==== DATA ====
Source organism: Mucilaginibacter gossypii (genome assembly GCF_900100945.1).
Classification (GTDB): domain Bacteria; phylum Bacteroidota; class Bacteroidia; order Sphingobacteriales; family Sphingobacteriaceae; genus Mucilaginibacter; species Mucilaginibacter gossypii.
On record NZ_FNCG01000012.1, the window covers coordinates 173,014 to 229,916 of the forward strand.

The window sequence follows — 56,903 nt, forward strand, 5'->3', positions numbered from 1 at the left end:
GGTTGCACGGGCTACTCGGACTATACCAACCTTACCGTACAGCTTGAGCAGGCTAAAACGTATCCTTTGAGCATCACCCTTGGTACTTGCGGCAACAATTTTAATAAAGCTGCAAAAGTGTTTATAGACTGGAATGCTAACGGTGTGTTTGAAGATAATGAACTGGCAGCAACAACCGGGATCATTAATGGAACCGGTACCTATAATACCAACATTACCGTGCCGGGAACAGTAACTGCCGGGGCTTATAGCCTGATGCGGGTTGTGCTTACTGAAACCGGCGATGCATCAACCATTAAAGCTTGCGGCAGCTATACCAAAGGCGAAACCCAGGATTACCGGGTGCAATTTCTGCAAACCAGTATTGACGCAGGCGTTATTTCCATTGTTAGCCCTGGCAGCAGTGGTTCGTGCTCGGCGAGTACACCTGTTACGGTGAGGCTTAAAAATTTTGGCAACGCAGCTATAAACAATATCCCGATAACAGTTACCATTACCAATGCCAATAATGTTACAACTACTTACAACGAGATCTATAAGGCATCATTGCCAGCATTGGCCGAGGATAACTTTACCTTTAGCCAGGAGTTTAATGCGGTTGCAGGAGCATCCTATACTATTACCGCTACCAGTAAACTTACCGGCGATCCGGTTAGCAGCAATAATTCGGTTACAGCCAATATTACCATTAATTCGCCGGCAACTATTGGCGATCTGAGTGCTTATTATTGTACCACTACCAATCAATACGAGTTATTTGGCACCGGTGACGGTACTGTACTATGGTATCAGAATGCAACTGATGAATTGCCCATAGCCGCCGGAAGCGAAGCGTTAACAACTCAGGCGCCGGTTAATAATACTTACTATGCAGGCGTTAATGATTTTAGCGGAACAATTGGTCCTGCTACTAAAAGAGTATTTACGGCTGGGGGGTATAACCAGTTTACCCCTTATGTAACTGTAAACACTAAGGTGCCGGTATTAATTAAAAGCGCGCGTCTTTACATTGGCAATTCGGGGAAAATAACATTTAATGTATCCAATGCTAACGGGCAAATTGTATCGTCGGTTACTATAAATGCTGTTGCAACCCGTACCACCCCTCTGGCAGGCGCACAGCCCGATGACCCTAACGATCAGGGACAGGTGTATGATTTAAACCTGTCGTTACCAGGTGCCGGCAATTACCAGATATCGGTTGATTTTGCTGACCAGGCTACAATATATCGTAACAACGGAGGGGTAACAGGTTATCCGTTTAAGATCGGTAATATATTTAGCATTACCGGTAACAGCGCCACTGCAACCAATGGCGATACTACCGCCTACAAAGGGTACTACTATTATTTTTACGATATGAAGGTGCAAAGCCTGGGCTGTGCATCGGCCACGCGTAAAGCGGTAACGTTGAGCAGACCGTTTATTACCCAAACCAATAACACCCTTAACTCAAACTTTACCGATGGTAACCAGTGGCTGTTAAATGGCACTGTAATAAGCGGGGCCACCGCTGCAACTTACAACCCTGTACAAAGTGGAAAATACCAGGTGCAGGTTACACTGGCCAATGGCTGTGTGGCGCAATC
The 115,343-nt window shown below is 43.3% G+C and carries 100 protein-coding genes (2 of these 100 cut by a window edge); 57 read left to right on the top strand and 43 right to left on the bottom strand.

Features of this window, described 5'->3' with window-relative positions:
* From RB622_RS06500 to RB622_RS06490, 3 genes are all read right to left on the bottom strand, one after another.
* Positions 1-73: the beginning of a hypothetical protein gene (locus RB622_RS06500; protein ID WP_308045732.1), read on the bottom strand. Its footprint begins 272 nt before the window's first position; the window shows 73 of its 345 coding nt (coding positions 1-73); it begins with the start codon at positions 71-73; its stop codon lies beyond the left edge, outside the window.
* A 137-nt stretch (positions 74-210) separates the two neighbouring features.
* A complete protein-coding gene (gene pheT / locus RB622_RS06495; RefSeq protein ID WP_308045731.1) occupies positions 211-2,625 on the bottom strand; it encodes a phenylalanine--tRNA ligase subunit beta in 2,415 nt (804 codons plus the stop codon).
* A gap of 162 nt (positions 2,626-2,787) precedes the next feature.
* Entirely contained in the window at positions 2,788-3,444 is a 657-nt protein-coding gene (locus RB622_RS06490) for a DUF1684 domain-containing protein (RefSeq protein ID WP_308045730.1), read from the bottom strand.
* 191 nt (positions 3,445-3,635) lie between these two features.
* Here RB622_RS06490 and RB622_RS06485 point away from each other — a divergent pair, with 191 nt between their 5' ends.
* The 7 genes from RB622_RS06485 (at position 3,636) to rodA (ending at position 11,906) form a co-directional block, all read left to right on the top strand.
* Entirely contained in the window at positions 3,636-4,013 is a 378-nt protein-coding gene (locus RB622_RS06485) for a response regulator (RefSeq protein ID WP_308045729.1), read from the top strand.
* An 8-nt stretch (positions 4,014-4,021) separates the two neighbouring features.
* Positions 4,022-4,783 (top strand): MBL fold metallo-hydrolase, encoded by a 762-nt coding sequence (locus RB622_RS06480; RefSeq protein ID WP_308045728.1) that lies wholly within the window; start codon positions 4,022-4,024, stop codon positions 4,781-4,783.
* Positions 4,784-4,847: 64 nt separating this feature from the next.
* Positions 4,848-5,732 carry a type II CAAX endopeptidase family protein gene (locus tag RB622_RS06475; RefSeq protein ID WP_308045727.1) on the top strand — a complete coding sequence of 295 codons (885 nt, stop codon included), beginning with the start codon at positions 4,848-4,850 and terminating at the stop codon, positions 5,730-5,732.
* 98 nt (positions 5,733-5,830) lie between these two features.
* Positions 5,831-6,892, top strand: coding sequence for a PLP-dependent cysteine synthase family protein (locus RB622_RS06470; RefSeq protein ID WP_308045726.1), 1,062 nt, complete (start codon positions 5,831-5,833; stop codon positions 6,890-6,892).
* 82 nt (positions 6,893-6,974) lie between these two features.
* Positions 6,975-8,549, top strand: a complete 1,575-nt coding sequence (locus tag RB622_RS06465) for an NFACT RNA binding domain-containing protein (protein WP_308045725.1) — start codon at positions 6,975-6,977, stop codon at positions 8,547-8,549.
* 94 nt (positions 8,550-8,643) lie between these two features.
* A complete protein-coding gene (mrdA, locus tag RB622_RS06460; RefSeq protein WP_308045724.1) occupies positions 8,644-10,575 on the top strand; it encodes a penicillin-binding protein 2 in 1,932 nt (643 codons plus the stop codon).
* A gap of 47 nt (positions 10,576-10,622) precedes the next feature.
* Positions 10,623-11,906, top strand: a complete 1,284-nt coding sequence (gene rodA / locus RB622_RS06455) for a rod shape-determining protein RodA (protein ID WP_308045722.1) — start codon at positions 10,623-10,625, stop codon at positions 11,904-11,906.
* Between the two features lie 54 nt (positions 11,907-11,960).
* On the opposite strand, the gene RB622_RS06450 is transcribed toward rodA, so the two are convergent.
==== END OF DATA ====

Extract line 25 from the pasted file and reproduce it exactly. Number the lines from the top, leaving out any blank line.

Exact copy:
* Positions 6,975-8,549, top strand: a complete 1,575-nt coding sequence (locus tag RB622_RS06465) for an NFACT RNA binding domain-containing protein (protein WP_308045725.1) — start codon at positions 6,975-6,977, stop codon at positions 8,547-8,549.